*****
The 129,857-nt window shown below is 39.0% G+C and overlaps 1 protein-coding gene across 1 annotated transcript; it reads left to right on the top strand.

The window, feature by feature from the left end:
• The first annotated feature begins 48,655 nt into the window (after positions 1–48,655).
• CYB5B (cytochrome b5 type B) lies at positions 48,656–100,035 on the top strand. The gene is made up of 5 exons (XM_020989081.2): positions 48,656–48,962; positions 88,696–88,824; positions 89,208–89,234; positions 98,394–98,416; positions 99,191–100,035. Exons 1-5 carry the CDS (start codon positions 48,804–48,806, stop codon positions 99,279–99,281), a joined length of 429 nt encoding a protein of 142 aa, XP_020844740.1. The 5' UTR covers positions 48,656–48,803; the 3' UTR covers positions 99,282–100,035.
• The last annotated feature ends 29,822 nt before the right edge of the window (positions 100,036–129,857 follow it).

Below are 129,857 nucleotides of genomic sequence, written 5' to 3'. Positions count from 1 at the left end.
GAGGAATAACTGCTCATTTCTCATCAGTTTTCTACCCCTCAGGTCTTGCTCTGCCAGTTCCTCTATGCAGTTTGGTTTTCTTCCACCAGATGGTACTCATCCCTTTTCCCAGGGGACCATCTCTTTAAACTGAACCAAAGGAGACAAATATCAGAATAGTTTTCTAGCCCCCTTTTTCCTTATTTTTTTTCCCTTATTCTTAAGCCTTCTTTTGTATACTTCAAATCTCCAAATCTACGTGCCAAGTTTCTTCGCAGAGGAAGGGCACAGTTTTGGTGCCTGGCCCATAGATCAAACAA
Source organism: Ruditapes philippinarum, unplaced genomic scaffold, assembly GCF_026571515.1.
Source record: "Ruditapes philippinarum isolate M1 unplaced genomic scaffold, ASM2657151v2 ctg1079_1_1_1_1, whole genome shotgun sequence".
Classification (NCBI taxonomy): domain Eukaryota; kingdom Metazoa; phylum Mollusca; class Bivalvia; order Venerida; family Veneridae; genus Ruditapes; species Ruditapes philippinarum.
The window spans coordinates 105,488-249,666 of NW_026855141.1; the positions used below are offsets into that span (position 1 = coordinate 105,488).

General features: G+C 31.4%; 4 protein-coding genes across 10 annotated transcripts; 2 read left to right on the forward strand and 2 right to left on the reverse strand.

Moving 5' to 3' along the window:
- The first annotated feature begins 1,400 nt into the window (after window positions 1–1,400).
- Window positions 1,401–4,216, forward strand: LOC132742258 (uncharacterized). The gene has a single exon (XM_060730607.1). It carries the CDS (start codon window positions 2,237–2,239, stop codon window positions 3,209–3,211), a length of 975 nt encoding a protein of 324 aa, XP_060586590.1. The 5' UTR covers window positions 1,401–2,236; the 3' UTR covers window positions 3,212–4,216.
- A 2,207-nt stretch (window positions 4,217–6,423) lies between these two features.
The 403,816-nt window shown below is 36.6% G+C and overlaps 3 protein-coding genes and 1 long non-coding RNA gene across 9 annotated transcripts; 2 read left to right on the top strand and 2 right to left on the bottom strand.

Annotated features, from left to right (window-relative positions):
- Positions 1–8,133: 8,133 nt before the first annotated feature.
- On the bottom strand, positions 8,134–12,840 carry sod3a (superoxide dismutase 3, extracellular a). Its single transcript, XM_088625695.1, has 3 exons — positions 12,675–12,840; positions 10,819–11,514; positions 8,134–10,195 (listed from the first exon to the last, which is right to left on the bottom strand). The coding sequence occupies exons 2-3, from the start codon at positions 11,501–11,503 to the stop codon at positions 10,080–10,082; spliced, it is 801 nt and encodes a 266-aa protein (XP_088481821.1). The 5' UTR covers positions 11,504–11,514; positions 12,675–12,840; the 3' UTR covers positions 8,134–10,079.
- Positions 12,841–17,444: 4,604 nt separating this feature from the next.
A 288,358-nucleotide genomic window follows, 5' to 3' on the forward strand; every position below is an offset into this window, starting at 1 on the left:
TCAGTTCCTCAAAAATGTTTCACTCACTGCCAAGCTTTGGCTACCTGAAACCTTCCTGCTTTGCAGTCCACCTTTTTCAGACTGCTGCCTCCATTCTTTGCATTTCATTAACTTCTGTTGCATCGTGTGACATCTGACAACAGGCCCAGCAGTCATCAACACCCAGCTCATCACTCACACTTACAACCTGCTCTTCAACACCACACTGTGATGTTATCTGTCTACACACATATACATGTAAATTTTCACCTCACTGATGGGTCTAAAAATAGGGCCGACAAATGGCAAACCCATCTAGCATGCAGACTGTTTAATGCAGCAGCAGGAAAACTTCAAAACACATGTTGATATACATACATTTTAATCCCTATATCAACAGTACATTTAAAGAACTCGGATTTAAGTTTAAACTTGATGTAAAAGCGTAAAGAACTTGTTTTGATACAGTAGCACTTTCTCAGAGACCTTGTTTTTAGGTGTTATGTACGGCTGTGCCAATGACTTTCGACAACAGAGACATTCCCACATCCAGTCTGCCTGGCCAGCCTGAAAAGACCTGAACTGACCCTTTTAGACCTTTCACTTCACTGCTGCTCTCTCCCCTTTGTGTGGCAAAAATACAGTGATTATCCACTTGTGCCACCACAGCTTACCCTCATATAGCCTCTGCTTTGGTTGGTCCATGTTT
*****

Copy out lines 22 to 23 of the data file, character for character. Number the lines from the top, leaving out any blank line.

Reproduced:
A 288,358-nucleotide genomic window follows, 5' to 3' on the forward strand; every position below is an offset into this window, starting at 1 on the left:
TCAGTTCCTCAAAAATGTTTCACTCACTGCCAAGCTTTGGCTACCTGAAACCTTCCTGCTTTGCAGTCCACCTTTTTCAGACTGCTGCCTCCATTCTTTGCATTTCATTAACTTCTGTTGCATCGTGTGACATCTGACAACAGGCCCAGCAGTCATCAACACCCAGCTCATCACTCACACTTACAACCTGCTCTTCAACACCACACTGTGATGTTATCTGTCTACACACATATACATGTAAATTTTCACCTCACTGATGGGTCTAAAAATAGGGCCGACAAATGGCAAACCCATCTAGCATGCAGACTGTTTAATGCAGCAGCAGGAAAACTTCAAAACACATGTTGATATACATACATTTTAATCCCTATATCAACAGTACATTTAAAGAACTCGGATTTAAGTTTAAACTTGATGTAAAAGCGTAAAGAACTTGTTTTGATACAGTAGCACTTTCTCAGAGACCTTGTTTTTAGGTGTTATGTACGGCTGTGCCAATGACTTTCGACAACAGAGACATTCCCACATCCAGTCTGCCTGGCCAGCCTGAAAAGACCTGAACTGACCCTTTTAGACCTTTCACTTCACTGCTGCTCTCTCCCCTTTGTGTGGCAAAAATACAGTGATTATCCACTTGTGCCACCACAGCTTACCCTCATATAGCCTCTGCTTTGGTTGGTCCATGTTT